Documentation : Hardware | Software | Tutorials    Wardrobe : Jackets | Applications
Papers : Notes | Proposals | Research    Administration : Stock | Minutes | Progress

Wearable Application Framework

2003.02.10

This document describes the application framework used in our more current projects like Millennium Square or A Walk in the Wireless Woods that we took to ISWC in Seattle in October 2002.

Motivation

As more and more applications were created for the Mark II CyberJacket it became clear that these applications shared many of the same qualities:

  1. Several different devices (accelerometers, gps, ultrasonics, compass, etc) can be used for a particular application and not all applications use the same devices. To ease the creation of new wearable applications it would be sensible to make the code for each device as modular as possible.
  2. All applications have a real time constraint to output to a particular device. For all of our applications thus far this has been the audio device (/dev/dsp) but, in the general case, it could be anything from a hand-held display to a set of LEDs on the jacket. All applications, therefore, are governed by a real-time loop with timing that depends on the frequency of ouput.

To provide the maximum re-use of code and ease for the programmer a framework was created that exploits these similarities between applications.

The Framework

The code for the framework is in the CVS repository in Applications/Streaming/Framework/. The files framework.h and framework.c are what we examine here.

Within framework.h a structure called the WearableDevice is defined. It ecapsulates all of the general qualites of a wearable device. Here is its definition:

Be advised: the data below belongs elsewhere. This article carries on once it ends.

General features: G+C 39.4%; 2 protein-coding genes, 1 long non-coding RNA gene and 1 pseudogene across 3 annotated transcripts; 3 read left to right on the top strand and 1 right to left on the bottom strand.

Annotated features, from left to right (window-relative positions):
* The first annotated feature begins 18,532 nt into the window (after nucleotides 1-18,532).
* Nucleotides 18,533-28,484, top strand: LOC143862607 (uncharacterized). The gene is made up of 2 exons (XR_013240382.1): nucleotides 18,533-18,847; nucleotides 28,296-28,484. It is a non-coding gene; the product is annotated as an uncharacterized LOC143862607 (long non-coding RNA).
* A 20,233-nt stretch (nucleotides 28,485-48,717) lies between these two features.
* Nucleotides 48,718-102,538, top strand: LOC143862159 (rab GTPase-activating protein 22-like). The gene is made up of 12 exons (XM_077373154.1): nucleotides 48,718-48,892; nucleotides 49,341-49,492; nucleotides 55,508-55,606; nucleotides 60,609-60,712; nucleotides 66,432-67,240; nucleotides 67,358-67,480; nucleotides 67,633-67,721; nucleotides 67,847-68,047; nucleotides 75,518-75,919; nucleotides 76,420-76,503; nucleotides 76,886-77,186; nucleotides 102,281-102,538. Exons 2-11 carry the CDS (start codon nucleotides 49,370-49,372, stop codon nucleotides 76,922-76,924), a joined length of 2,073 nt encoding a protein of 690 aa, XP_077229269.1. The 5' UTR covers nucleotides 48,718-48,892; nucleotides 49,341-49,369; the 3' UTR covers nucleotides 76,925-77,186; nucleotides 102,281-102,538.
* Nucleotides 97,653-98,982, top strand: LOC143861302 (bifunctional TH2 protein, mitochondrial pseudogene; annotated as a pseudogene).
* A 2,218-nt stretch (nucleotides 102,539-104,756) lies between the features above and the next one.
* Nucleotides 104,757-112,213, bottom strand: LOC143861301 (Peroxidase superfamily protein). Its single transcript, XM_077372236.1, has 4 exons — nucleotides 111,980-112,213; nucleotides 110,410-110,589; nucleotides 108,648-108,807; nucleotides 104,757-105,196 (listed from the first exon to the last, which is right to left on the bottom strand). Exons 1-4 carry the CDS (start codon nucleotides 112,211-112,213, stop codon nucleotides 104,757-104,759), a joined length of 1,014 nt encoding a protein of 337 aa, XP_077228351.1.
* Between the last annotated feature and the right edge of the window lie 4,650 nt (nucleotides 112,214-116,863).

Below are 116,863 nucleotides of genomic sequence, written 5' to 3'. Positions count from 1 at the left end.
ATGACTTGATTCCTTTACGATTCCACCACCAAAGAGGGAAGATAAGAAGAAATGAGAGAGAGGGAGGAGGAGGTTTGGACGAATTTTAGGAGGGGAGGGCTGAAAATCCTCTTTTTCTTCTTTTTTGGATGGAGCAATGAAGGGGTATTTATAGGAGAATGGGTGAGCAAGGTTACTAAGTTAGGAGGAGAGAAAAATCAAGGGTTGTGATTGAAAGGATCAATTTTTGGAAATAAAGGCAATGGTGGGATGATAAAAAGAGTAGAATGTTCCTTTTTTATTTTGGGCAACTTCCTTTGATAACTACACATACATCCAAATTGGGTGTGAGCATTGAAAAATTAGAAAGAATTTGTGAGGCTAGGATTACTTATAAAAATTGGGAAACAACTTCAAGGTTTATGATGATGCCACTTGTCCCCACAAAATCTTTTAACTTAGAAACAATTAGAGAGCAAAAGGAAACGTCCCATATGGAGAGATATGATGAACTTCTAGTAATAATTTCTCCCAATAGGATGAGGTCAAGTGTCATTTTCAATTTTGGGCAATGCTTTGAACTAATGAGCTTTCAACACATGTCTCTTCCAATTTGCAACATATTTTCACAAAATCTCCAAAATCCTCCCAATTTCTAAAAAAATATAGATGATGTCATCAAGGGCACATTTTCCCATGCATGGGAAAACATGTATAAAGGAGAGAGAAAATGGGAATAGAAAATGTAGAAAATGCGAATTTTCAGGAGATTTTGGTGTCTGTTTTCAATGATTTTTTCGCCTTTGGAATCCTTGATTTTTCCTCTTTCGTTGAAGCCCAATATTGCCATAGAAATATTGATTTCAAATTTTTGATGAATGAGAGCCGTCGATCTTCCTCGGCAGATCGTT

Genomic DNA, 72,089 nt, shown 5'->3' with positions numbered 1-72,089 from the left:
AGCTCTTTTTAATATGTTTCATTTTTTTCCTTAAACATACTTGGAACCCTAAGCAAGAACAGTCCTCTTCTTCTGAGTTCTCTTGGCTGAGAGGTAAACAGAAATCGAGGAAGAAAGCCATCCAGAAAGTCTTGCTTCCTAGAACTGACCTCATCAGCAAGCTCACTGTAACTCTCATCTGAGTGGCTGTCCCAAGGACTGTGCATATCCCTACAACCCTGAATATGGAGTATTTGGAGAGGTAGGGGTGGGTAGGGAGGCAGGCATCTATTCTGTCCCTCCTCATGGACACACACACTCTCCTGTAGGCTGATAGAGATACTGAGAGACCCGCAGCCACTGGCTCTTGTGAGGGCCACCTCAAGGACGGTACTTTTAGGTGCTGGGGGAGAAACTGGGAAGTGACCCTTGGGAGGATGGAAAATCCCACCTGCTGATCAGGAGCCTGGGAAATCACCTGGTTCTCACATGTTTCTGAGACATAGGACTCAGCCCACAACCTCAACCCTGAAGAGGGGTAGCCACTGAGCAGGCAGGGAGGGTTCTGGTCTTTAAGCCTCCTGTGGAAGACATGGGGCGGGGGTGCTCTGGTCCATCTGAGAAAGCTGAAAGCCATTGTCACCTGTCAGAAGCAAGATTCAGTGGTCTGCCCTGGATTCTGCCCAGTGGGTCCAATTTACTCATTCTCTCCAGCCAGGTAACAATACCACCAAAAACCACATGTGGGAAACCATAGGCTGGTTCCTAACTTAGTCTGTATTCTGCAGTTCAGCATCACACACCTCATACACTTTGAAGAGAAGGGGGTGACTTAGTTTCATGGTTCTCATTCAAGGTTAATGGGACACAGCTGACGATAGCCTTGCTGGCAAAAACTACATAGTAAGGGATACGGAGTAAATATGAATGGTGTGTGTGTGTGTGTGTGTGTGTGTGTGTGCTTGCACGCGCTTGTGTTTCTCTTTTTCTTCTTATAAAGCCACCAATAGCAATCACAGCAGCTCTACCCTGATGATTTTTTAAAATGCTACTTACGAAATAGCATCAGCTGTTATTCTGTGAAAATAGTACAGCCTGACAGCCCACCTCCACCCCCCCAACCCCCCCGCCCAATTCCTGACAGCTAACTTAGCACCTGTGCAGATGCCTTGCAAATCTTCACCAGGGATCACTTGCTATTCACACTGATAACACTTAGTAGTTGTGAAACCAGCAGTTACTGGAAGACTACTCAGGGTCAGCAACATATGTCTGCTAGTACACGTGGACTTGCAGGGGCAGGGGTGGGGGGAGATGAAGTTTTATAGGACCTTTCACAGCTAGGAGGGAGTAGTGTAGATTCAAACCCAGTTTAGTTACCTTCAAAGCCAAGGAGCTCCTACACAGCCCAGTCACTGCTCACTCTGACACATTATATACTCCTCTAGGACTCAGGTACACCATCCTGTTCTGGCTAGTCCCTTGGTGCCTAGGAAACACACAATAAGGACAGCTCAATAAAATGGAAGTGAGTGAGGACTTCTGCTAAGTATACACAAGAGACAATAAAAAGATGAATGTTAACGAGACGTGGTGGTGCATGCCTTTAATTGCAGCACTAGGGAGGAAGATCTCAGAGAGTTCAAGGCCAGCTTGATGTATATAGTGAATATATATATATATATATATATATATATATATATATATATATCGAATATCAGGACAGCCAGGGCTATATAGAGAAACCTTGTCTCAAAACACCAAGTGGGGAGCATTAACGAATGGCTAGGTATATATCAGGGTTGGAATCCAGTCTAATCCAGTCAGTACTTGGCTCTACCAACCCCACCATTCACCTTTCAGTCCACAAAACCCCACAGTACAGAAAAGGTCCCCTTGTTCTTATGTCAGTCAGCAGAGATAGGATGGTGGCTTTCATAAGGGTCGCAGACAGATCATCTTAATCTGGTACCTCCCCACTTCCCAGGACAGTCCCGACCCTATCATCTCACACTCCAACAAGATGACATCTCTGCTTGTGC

// Device type flags
#define WDT_INPUT  1
#define WDT_OUTPUT 2

typedef struct {

  // File descriptor
  int fd;

  // Device type flag - constructed by bitwise ORing WDT defines.
  int type;

  // Constructor - routine that initializes the device.  Returns a valid
  // file descriptor for the device on success, -1 otherwise.
  int (*constructor)();

  // Input handling function - handles input from the device.  Will be NULL
  // for output only devices.
  void (*inputHandler)();

  // Output building function - routine that builds data for output to the
  // device.  Will be NULL for input only devices.
  void (*outputBuilder)();

  // Output execution function - function that outputs data to the device.
  void (*output)();

  // Destructor - routine that destroys all of the devices related data.
  // close() is called on the file descriptor for the device immediately
  // after this function is called (so there is no need to do so).
  void (*destructor)();

} WearableDevice;

The structure assumes that all devices will have a file descriptor (so that the application can communicate with it) and that it will have a type: input (WDT_INPUT), output (WDT_INPUT) or both (WDT_INPUT | WDT_OUPUT). The function pointers are there to allow the programmer to define what the application does on certain events. These events are as follows: